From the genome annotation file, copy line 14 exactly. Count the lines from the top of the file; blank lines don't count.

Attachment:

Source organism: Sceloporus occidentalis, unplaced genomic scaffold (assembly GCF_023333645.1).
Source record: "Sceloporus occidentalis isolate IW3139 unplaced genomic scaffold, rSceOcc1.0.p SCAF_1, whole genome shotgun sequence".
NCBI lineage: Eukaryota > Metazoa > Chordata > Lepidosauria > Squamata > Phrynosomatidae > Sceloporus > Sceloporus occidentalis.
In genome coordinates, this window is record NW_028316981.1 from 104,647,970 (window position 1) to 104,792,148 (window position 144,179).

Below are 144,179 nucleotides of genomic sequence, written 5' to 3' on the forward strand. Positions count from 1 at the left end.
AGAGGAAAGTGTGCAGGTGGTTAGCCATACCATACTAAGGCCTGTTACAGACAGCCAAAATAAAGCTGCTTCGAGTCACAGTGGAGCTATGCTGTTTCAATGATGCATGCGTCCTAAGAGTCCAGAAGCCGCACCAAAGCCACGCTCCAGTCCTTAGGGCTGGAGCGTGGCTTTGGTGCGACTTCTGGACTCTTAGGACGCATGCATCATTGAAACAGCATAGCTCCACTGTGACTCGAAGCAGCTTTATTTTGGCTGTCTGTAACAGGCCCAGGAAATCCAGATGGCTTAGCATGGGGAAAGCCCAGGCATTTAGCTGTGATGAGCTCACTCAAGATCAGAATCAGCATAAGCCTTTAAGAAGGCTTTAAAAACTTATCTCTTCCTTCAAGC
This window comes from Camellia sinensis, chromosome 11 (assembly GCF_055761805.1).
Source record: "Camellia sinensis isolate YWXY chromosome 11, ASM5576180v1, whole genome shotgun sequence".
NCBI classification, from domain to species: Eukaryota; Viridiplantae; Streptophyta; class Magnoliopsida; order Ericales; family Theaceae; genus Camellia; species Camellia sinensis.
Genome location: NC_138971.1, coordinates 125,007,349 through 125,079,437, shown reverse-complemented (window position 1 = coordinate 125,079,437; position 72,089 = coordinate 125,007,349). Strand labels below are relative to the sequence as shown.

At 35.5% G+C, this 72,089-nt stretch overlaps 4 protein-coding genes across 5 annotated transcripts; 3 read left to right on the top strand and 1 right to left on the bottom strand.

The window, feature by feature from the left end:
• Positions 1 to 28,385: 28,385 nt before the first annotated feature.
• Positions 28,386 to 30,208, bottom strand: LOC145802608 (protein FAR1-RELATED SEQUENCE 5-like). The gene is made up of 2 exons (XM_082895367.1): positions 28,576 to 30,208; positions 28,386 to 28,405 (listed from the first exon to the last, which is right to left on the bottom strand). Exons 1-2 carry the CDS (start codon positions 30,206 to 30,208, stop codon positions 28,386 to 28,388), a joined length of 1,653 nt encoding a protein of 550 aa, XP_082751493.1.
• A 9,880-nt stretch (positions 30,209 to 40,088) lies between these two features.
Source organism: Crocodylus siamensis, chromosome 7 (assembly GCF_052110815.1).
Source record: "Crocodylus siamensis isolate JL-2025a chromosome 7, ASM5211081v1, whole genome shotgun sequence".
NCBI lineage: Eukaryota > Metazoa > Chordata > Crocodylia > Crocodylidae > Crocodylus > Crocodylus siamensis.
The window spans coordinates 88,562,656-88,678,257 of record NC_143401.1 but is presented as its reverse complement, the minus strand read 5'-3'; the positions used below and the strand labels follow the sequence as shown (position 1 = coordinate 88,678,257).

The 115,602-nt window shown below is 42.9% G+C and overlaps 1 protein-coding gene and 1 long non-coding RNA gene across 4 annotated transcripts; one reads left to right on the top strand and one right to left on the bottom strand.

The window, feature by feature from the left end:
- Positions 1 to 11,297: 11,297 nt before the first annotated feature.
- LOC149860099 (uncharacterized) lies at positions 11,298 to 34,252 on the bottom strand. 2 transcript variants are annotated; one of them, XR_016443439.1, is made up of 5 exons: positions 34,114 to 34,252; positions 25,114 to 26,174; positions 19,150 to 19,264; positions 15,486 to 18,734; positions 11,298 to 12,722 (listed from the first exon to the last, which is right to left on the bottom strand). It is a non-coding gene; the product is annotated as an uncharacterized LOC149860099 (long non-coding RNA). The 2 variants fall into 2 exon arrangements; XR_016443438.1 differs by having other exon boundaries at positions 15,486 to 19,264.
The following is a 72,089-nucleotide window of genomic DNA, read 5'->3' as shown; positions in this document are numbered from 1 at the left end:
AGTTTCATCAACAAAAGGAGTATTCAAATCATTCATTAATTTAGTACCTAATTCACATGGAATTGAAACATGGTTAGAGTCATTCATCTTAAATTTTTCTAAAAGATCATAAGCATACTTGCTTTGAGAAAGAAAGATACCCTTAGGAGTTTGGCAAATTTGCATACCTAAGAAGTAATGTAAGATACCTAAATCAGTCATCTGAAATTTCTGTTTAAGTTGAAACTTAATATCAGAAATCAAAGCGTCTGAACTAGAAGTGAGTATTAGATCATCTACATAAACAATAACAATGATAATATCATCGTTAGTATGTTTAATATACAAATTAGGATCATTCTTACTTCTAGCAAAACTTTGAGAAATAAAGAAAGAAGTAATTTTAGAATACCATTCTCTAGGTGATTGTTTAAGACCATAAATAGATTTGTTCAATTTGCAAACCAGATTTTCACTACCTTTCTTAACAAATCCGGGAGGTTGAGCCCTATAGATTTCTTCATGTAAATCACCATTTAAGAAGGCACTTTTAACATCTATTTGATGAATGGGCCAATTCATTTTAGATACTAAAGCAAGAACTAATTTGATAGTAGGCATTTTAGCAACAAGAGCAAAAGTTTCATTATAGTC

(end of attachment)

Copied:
• Positions 28,386 to 30,208, bottom strand: LOC145802608 (protein FAR1-RELATED SEQUENCE 5-like). The gene is made up of 2 exons (XM_082895367.1): positions 28,576 to 30,208; positions 28,386 to 28,405 (listed from the first exon to the last, which is right to left on the bottom strand). Exons 1-2 carry the CDS (start codon positions 30,206 to 30,208, stop codon positions 28,386 to 28,388), a joined length of 1,653 nt encoding a protein of 550 aa, XP_082751493.1.